It's all very interesting stuff, and useful for sussing out some of the subtlties of the bird universe, but OOPH. Is it really material for a field guide? Is it helpful or overwhelming to the novice or casual birder? I'm willing to call myself a moderately adept birder. (I, ahem, suck at peeps and gulls, but I don't get much opportunity to practice around here.) If I'm trying to sort out a moving critter in bad light too far away, I want some simple, straightforward, easy-to-find help in the field. I'm happy to read all that other stuff... but later.

So I hate to be a grump when others have been so glowing in their reports, but although this is a book I am delighted to have for reference and study, there are several reasons I will not be using it as a field guide.

1) Photos, not illustrations. I'm sorry. I wanted to like photos, really I did. It turns out that several friends have contributed their fine images to this book, and I REALLY wanted to like photos. But I don't. Although overall I think that photography has improved tremendously in this application, I still have the usual gripe with poor light and busy backgrounds, and in this case ridiculously small size. I can look at a tiny (well-executed) illustration on a white background and find the bird's "jizz" right away. Not so easy if I'm looking at an inch-tall photo of a speckled brown bird against dry leaves.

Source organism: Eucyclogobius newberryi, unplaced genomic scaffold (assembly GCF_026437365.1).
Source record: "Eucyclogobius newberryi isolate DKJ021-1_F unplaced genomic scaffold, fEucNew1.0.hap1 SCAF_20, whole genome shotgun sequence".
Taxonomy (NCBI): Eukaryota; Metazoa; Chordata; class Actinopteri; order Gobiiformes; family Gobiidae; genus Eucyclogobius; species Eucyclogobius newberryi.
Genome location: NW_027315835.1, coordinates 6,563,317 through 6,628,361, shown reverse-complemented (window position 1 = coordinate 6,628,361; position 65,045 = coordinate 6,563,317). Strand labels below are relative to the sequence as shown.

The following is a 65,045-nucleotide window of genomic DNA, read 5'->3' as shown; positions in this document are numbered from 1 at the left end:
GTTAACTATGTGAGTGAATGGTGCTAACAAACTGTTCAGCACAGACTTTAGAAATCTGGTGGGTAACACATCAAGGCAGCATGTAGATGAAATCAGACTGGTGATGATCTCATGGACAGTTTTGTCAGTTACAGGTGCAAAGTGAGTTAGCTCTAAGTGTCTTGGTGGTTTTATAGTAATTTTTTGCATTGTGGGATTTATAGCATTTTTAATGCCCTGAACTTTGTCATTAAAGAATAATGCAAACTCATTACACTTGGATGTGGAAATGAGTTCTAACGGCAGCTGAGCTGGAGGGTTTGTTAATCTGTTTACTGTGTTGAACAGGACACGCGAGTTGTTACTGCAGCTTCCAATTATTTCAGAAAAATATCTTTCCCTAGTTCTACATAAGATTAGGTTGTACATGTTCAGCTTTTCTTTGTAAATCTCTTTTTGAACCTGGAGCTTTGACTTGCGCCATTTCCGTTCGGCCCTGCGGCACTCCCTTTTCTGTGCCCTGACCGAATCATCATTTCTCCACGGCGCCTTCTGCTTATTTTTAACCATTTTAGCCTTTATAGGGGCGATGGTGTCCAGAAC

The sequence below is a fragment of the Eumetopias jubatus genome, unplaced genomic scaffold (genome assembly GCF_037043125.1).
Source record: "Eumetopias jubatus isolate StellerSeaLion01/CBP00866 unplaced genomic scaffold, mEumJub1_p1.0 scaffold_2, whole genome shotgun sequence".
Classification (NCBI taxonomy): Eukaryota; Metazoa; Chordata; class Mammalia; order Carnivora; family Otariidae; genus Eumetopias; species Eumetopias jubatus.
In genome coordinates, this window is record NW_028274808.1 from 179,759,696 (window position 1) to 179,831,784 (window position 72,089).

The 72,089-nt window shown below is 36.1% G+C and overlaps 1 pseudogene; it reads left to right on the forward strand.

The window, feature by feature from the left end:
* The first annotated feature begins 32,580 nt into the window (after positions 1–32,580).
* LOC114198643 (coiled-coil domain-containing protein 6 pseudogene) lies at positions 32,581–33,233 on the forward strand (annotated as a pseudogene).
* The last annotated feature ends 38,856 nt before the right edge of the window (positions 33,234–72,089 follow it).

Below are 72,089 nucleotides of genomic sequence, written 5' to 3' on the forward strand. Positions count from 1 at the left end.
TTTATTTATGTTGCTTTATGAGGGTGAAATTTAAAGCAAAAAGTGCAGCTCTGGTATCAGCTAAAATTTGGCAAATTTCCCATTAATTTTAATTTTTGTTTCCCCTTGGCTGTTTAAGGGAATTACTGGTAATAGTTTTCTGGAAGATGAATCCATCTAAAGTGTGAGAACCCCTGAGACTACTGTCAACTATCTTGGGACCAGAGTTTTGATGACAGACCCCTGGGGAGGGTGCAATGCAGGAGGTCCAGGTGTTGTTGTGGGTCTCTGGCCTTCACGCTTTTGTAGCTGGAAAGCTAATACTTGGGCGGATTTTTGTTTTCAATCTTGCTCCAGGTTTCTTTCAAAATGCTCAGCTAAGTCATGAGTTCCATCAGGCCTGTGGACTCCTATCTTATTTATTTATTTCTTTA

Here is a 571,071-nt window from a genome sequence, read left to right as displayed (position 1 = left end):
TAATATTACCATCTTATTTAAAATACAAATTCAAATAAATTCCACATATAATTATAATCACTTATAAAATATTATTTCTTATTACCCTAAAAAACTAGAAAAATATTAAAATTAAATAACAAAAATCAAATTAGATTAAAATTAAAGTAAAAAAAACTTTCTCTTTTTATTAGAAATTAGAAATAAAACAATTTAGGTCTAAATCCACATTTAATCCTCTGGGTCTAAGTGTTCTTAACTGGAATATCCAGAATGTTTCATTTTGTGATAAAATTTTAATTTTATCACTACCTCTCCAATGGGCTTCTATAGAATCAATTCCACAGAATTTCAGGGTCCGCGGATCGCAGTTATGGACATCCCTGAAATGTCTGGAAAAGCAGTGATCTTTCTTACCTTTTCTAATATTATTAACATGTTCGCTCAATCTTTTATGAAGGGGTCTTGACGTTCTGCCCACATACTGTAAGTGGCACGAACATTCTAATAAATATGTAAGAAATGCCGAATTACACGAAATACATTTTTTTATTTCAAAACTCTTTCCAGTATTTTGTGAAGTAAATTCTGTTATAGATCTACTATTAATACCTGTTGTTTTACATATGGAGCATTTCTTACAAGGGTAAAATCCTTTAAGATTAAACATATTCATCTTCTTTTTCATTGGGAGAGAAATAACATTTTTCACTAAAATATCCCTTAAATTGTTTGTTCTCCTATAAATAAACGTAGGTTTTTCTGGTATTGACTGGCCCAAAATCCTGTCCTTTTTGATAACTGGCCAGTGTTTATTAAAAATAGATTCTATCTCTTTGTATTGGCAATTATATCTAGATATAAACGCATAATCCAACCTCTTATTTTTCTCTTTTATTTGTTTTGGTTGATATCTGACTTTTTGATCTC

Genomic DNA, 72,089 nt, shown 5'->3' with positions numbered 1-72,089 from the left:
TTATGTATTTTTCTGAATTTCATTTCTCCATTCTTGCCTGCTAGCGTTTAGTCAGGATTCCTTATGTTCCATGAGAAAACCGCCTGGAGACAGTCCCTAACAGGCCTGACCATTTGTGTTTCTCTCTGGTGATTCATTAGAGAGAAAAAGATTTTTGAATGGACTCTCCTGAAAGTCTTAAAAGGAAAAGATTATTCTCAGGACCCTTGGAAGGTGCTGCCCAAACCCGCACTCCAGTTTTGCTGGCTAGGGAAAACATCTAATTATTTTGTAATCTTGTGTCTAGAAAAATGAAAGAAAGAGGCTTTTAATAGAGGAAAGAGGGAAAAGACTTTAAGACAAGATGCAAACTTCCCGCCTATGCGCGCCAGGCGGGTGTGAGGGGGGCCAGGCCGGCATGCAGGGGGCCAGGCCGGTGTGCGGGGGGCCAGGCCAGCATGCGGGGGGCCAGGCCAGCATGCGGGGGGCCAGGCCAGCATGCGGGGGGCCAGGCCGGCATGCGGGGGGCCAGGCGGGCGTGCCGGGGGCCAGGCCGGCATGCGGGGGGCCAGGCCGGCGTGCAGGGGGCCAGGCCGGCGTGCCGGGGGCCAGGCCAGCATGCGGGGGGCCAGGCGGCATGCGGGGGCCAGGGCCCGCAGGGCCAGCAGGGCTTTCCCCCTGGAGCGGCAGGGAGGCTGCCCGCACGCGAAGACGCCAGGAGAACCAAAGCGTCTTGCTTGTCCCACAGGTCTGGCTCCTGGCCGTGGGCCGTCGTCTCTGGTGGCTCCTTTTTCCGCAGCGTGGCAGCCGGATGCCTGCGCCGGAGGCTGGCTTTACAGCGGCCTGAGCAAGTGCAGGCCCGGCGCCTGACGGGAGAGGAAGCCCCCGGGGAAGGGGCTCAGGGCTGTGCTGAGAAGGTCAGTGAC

2) No visual "hints" for field marks. You know what I mean: Those little lines or arrows that point you immediately towards important characteristics. Why is it that this useful convention is dropped when photography is used? I don't want to READ about what to look for. I want to SEE it. Especially with species that are similar. Point it out to me, please.

3) Inconsistent and too crowded page layout. I realize that the information to be presented is not the same for each species, but I want to be able to locate the information I want as quickly as possible. For me this means clear visual separation between images and text, judicious use of white space, and consistent layout. I want to be able to compare similar species easily, so I want to look to roughly the same place on each page for the same information. The entire book feels like an attempt to cram too much material into too little space.

That said, I have to reiterrate that I think it's a valuable and interesting reference, useful and informative. Had they left the word "field" out of the title, I would have been perfectly content. The "Smithsonian Field Guide to the Birds of North America" will undoubtly come off my shelf to be read and perused and to increase my wonder at the complexities of the lives of birds. But it ain't goin' in my backpack.

Friday, August 29, 2008

I can't think of anymore "little" lines

Happiness is little linocuts drying in the studio. These two were dessicated enough to slip into the scanner. Mule deer fawn and lynx. 2.5" x 2.5 " each. Editions of 15.